Fracking looks set to arrive in Britain after all. US-Australian energy company Cuadrilla recently announced it may begin producing the UK’s first commercial shale gas sometime in 2019.
The government says that shale plays an important role in the country’s energy strategy. As a domestic resource it can not only can make up for declining gas production from the North Sea, but also help ease concerns about the UK’s dependence on imports, notably against a backdrop of strained relations with Russia as well as recent supply shortages. Supporters of fracking also argue it could fill the gap left by the phase-out of coal power, helping decarbonise the energy system while bringing additional jobs.
Yet shale gas hasn’t done a great job of selling itself in the UK. Fracking technology itself has come under fire – in order to obtain shale gas, underground rocks are fractured under high pressure and using chemicals. Many people are worried about groundwater safety, the environmental impact and public health, thus leading to protests.
All this raises the question of how to reach an agreement. Is shale gas desirable or not? Is the extra energy worth the environmental damage? Do the jobs created outweigh local residents’ concerns? What’s needed is a shared understanding between the various social, economic and political stakeholders. In short, energy companies need what is known as a social license to frack.
Evidence from Eastern Europe
As my recent research on fracking in Eastern Europe suggests, such a social licence rests on a policy process that all stakeholders see as legitimate, along with public acceptance of a technology that doesn’t often go wrong but could be disastrous if it did.
Although shale gas had been hailed as a “game changer” for East Europeans, given their strong dependence on Russian gas supplies, Bulgaria ended up banning fracking, exploration plans were shelved in Romania, and quietly abandoned in the Baltics. Across the region, environmental activists were joined by ordinary citizens, the Orthodox Church and even a national grain producer association to protest against the alleged threat of shale gas to food security, the environment and the sell-off of “national treasure” to foreign companies such as Chevron. Only a few countries, notably Poland, remained legally open to shale gas extraction, and there fracking was granted a social licence by stakeholders.
Judged by the actual output, shale gas in Poland isn’t exactly a success story. As in Bulgaria, Romania or Lithuania, the country saw foreign majors abandoning domestic shale prospects. The economics simply didn’t add up, geology proved more difficult than expected and the regulatory environment was far from ideal. But public support for the Polish government’s shale gas policies stayed strong, protests remained limited, and people bought into the idea of unconventional energy being of overall net benefit.
Why was that? Governments that pushed for shale in a top-down manner, cared little about public communication and only involved a few friendly faces from the corporate and NGO world faced public opposition – Bulgaria is a good example. By contrast, countries such as Poland that involved those energy corporations already in place, consulted local mayors and ensured some of the profits would remain in the area, saw their efforts pay off.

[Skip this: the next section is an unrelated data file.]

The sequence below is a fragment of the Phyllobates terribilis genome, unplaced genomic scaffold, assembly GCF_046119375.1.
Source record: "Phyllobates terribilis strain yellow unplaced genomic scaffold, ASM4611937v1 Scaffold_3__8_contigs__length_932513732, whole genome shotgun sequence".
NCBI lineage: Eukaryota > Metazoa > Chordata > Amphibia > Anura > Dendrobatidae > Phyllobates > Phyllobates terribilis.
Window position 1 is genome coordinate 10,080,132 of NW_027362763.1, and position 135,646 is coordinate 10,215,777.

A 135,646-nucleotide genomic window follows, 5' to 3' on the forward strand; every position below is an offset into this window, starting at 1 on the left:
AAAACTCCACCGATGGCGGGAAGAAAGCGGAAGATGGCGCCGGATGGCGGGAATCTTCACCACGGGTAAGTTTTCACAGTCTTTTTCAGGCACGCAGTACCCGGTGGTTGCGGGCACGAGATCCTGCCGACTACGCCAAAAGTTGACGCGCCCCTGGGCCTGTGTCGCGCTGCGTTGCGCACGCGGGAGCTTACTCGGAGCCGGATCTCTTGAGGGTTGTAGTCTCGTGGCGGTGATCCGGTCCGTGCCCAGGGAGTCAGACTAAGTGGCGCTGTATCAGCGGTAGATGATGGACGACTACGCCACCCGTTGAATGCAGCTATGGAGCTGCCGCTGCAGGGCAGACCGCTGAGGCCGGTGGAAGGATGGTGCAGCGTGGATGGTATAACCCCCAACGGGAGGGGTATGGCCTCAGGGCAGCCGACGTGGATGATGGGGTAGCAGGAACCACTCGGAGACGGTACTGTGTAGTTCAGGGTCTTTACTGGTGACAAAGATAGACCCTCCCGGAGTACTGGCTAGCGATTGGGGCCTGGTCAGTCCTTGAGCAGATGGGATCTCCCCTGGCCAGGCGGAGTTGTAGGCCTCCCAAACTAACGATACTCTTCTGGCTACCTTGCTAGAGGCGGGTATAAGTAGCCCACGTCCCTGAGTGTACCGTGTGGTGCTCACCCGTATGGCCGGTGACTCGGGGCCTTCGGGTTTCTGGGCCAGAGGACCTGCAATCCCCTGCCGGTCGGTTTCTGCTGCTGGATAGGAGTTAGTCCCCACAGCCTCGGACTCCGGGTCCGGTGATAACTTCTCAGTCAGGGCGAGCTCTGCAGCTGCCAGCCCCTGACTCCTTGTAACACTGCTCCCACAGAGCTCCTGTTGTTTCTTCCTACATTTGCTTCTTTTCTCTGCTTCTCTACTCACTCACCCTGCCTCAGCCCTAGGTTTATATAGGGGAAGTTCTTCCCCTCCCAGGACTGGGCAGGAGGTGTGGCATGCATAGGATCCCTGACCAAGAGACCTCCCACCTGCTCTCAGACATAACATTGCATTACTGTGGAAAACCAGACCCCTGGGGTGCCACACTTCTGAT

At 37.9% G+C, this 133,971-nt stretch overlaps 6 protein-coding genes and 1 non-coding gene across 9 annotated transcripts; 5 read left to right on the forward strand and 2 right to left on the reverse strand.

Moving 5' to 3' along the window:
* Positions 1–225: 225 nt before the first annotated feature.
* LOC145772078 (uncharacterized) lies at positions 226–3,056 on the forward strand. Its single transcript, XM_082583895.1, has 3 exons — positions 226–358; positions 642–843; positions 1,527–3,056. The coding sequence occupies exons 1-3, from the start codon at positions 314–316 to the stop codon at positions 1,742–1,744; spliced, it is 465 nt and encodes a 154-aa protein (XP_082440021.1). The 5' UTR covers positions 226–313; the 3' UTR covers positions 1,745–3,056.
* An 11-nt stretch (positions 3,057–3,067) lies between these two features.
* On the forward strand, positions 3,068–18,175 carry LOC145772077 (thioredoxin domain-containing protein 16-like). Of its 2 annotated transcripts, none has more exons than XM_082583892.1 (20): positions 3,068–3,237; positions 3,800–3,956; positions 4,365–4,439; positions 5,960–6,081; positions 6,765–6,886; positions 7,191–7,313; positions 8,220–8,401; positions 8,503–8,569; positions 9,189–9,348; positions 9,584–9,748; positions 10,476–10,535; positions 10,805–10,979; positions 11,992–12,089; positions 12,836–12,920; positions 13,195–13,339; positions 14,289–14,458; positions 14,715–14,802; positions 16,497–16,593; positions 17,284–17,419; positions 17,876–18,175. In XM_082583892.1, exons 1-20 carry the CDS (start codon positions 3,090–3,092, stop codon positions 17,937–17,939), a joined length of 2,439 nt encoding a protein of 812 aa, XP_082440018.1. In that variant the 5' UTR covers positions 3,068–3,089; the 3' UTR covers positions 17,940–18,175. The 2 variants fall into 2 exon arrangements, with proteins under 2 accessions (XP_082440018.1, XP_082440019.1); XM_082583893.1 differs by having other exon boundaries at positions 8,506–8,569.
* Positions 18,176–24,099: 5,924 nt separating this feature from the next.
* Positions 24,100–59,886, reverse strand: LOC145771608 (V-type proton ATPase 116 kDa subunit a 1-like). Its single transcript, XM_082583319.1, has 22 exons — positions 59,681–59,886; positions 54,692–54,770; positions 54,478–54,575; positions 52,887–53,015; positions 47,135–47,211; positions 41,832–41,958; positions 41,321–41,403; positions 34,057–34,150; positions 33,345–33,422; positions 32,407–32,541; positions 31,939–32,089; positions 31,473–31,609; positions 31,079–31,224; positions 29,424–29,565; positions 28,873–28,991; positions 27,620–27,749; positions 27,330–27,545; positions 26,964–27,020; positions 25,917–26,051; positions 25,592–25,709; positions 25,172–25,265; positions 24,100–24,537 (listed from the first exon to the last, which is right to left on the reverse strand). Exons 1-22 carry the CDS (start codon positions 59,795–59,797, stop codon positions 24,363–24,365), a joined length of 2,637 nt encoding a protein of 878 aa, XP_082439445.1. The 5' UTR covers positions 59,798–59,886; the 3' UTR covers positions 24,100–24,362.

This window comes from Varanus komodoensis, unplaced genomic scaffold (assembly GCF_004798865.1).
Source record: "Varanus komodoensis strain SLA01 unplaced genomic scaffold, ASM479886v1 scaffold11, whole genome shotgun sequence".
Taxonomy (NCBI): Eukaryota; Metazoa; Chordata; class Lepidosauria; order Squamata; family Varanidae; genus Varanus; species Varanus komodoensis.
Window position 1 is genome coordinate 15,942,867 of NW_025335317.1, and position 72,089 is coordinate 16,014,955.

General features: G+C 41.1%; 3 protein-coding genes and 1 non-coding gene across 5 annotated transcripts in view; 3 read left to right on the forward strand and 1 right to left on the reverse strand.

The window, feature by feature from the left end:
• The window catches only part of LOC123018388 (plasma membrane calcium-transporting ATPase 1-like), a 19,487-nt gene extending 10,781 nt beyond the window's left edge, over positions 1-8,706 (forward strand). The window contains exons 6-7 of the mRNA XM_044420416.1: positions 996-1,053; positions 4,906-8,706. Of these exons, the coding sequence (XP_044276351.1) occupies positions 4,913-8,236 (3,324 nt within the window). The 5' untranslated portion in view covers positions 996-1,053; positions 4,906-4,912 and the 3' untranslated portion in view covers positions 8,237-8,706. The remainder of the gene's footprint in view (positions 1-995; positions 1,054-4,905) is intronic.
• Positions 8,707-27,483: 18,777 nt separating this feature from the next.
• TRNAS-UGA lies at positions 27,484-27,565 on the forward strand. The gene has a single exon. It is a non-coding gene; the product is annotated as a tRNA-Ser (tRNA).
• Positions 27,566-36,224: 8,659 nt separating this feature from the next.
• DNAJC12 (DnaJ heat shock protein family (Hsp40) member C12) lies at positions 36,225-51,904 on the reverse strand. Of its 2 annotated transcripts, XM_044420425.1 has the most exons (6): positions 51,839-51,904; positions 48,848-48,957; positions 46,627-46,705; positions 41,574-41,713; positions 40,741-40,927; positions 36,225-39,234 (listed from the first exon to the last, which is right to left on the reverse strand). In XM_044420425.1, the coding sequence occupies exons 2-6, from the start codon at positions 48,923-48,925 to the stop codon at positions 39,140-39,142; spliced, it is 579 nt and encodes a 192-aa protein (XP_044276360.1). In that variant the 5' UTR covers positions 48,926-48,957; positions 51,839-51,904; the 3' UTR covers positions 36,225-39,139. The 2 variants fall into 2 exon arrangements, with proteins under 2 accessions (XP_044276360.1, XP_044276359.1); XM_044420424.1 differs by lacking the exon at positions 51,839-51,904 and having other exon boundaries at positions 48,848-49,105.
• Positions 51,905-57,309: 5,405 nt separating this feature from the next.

The policy narrative is another important element. Research I carried out with my colleague Benjamin Sovacool found very different narratives across Eastern Europe. In Poland, shale gas emerged as a national project that could potentially bring economic prosperity and energy security – and this united various stakeholders behind government policy. In Bulgaria and Romania, the discussion of shale gas focused on authoritarian governments and environmental hazards. Poor public bureaucracy meant that people there had little trust in the policy process and began to question the governments’ motivations.
Lessons for the UK and elsewhere
The upshot is that even proving shale gas is economical to extract – in Lancashire or elsewhere in the country – will not be enough to make it happen. Extracting unconventional energy resources at an industrial scale will eventually require a social licence from society as a whole, not just the local communities that are most directly affected. This won’t be achieved simply through bureaucratic processes, such as production permits, or even through a mandate from an election – the social licence requires a much broader buy-in.
Instead, the UK government would be well advised to think up ways to enhance institutional outreach and community empowerment as well as opportunities to facilitate the buy-in of important stakeholders on national and sub-national levels. This may be a cumbersome process, and the outcome may be hard to determine. But it is the only way to lend legitimacy to its policies and to possibly generate the necessary public acceptance for a highly contested technology.
The broader takeaway, however, is that what holds true for fracking also applies to core aspects of the imminent transition towards low-carbon energy. Are people truly ready for massive numbers of new high-voltage electricity pylons? What about enormous new wind farms? Do they appreciate the technology it will take to eventually achieve negative emissions and meet the Paris climate targets? Society as a whole still doesn’t really anticipate anything of the required scale, and a serious jump into a low-carbon world may come as a shock to people used to the status quo.
Changes of that scale should be broadly acceptable to the nation and would therefore warrant a social licence. Starting with appropriate frameworks for fracking may therefore not be a bad idea, and would pay off at larger scale in future.